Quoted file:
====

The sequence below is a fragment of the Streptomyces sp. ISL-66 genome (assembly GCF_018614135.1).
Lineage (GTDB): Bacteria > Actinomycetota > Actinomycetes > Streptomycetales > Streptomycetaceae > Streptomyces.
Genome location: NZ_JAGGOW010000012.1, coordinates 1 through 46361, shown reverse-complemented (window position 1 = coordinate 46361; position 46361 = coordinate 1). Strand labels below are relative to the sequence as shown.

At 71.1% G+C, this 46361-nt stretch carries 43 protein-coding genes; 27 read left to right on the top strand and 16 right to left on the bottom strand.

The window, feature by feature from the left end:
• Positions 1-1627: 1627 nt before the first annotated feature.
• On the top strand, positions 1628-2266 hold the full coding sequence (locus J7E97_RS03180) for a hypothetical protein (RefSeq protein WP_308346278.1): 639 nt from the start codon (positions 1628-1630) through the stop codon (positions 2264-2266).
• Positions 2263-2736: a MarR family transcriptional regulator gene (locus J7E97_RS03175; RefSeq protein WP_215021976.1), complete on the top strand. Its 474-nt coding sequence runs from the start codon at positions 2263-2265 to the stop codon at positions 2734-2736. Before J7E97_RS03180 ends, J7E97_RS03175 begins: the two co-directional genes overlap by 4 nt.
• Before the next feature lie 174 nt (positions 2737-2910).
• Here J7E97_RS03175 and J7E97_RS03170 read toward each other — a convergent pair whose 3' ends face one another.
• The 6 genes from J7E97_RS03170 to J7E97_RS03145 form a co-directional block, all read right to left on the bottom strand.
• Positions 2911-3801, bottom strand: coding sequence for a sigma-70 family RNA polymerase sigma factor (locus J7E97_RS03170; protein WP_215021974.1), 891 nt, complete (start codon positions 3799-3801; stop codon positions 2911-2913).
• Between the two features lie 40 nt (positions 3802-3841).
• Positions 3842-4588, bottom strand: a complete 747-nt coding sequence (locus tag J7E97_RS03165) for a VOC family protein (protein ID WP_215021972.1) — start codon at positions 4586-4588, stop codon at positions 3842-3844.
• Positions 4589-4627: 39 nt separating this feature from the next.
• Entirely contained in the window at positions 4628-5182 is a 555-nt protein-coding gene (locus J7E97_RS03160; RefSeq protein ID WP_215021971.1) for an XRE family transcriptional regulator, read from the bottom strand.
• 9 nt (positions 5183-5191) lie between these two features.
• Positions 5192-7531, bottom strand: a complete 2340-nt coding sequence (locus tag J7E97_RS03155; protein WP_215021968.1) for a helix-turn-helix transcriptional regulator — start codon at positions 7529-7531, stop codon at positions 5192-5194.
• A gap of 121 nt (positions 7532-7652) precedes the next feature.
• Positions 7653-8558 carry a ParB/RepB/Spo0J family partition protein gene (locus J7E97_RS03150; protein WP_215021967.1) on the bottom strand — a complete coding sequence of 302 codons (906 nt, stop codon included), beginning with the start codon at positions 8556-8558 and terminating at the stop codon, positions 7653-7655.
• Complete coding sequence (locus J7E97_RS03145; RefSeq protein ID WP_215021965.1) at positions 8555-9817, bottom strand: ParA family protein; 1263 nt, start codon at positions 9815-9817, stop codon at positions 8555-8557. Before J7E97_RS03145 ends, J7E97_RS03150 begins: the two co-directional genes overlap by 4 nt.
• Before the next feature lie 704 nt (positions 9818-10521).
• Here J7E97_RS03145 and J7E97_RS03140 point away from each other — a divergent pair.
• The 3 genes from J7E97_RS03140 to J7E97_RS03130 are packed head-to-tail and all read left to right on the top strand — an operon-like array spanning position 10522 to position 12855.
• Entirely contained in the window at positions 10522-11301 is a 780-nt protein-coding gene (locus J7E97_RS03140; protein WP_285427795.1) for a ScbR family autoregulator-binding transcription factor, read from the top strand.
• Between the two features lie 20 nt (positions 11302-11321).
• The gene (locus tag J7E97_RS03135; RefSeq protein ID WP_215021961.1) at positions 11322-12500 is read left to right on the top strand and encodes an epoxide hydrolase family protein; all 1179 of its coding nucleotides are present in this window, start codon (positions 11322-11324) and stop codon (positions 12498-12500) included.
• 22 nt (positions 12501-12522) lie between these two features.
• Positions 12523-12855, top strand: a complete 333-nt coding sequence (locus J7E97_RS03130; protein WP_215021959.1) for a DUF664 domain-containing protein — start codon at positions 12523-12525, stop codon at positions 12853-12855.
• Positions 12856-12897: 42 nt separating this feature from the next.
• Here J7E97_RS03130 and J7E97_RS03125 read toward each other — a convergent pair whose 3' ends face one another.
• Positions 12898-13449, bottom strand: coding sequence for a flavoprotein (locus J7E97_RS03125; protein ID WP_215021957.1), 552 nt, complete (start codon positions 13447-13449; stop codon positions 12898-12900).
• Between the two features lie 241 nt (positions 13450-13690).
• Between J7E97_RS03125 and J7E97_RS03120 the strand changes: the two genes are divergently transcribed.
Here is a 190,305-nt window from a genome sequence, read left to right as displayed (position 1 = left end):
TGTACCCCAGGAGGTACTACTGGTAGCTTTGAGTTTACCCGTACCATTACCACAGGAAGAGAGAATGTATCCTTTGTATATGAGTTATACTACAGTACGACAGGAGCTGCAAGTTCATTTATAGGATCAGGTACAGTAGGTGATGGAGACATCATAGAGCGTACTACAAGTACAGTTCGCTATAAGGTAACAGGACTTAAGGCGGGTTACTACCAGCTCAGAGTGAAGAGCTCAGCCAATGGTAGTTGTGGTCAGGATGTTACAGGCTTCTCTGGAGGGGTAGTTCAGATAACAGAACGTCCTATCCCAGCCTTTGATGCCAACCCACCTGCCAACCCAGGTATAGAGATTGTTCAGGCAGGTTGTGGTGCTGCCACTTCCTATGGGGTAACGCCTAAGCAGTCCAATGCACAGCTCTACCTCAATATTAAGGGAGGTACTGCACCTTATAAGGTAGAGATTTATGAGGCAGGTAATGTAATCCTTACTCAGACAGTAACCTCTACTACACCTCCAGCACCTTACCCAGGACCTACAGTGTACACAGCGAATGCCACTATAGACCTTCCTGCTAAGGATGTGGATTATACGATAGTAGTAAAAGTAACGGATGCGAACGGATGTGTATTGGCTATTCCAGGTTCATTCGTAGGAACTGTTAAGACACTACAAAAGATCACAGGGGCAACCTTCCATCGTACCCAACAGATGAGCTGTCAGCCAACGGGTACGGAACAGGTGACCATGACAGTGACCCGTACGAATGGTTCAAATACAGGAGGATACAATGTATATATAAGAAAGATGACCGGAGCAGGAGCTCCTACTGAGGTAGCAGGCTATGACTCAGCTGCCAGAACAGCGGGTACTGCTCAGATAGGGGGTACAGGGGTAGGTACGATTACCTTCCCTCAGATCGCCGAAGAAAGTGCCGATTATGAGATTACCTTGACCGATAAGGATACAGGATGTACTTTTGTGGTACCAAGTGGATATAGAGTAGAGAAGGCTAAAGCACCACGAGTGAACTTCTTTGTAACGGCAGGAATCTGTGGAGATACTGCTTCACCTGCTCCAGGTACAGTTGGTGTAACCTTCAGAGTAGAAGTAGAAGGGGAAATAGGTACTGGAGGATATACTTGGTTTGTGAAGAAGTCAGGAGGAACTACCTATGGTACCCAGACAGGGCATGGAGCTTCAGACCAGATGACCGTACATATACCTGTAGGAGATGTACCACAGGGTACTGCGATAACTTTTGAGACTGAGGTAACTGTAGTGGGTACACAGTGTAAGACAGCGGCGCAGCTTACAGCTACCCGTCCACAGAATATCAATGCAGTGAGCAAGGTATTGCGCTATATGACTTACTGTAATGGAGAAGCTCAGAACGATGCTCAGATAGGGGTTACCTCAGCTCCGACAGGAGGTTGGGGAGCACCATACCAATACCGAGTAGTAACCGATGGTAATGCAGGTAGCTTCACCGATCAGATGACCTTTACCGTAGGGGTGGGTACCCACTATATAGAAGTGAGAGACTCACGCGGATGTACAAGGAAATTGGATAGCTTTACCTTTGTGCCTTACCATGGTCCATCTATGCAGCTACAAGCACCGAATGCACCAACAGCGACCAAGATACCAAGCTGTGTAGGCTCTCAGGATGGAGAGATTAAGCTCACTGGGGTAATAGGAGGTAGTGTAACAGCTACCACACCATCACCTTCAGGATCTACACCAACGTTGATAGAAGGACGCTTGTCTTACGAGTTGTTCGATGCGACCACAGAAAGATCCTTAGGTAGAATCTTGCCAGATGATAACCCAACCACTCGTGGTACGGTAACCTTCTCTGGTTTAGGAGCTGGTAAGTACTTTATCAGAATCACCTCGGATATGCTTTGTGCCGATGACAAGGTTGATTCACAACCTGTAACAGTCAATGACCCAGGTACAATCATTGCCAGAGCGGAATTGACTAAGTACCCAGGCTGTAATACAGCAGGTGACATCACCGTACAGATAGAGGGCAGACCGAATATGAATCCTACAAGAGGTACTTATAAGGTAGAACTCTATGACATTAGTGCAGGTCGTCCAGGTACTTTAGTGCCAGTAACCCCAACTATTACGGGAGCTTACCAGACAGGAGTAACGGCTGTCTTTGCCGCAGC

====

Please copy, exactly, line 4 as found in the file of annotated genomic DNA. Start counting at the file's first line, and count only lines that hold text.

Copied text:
At 71.1% G+C, this 46361-nt stretch carries 43 protein-coding genes; 27 read left to right on the top strand and 16 right to left on the bottom strand.